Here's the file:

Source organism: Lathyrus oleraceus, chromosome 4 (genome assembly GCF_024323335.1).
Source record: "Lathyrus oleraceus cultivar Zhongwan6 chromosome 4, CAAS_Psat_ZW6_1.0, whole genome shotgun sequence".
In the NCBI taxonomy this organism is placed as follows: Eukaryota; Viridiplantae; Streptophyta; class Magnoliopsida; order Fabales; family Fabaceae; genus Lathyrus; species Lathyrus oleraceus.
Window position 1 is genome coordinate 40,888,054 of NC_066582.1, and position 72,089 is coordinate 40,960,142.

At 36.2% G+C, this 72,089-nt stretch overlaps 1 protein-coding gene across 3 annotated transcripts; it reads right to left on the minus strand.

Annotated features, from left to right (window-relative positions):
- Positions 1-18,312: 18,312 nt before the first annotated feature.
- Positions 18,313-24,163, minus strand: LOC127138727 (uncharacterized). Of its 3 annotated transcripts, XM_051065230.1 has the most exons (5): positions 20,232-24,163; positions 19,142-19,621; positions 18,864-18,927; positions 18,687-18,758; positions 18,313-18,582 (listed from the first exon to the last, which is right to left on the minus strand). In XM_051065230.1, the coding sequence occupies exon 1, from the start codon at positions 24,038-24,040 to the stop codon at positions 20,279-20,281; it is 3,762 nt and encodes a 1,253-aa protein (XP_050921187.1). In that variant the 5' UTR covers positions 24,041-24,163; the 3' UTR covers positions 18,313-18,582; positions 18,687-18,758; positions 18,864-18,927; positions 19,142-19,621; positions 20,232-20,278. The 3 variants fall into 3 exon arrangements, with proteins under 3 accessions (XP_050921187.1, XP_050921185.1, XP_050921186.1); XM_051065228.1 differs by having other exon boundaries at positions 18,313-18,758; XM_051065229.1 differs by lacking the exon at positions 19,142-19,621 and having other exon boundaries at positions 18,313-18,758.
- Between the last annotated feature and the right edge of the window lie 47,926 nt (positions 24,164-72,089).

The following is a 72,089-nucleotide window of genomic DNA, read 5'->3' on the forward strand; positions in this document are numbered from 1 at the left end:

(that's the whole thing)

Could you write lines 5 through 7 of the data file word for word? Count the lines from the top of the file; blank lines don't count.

At 36.2% G+C, this 72,089-nt stretch overlaps 1 protein-coding gene across 3 annotated transcripts; it reads right to left on the minus strand.

Annotated features, from left to right (window-relative positions):
- Positions 1-18,312: 18,312 nt before the first annotated feature.